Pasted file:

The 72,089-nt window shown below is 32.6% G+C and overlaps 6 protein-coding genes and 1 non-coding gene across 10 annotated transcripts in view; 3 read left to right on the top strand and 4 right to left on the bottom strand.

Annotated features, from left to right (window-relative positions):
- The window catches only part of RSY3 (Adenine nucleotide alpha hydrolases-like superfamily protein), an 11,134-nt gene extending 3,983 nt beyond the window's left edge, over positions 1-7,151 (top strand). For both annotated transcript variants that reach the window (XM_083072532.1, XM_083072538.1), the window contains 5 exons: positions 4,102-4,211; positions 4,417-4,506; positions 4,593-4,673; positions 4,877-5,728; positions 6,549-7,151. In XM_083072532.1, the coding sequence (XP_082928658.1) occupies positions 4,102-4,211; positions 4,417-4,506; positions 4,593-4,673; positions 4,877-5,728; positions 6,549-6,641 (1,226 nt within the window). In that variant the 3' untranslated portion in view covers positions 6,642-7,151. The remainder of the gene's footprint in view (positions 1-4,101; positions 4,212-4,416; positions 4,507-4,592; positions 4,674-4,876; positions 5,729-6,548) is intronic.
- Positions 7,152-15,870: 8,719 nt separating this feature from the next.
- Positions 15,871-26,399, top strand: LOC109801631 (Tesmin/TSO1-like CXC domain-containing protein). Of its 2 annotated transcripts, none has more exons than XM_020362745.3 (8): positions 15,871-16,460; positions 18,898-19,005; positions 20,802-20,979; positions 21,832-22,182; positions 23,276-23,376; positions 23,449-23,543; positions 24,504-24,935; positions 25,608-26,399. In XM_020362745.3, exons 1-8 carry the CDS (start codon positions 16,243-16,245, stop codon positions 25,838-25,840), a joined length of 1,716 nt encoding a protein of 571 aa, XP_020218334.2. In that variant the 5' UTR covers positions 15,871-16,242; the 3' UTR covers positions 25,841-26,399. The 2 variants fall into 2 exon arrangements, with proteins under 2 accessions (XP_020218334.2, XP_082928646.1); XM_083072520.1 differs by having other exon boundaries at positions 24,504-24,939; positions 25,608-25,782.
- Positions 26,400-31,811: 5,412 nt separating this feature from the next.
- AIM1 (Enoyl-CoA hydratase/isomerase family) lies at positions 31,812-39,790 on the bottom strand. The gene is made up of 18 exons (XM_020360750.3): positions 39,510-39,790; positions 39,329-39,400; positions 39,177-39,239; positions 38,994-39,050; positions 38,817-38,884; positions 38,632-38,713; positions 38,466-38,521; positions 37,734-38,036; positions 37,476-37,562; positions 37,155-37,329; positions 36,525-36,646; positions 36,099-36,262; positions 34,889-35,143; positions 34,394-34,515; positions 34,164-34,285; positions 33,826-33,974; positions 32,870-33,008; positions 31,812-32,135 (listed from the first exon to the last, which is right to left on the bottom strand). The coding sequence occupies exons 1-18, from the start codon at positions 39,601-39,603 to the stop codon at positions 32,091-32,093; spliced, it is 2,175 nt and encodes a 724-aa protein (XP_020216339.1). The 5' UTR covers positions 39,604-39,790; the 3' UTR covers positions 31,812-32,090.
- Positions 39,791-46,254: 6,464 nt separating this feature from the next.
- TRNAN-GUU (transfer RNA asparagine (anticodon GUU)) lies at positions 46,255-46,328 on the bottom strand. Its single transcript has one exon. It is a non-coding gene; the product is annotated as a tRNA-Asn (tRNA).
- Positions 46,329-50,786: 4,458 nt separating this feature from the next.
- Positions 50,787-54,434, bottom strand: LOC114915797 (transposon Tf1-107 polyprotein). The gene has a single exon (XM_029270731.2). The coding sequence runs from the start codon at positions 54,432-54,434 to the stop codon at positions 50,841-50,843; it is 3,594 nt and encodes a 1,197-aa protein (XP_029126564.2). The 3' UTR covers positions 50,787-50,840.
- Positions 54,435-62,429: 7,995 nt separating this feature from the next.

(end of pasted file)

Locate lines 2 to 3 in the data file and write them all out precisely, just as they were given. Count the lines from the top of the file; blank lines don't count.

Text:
Annotated features, from left to right (window-relative positions):
- The window catches only part of RSY3 (Adenine nucleotide alpha hydrolases-like superfamily protein), an 11,134-nt gene extending 3,983 nt beyond the window's left edge, over positions 1-7,151 (top strand). For both annotated transcript variants that reach the window (XM_083072532.1, XM_083072538.1), the window contains 5 exons: positions 4,102-4,211; positions 4,417-4,506; positions 4,593-4,673; positions 4,877-5,728; positions 6,549-7,151. In XM_083072532.1, the coding sequence (XP_082928658.1) occupies positions 4,102-4,211; positions 4,417-4,506; positions 4,593-4,673; positions 4,877-5,728; positions 6,549-6,641 (1,226 nt within the window). In that variant the 3' untranslated portion in view covers positions 6,642-7,151. The remainder of the gene's footprint in view (positions 1-4,101; positions 4,212-4,416; positions 4,507-4,592; positions 4,674-4,876; positions 5,729-6,548) is intronic.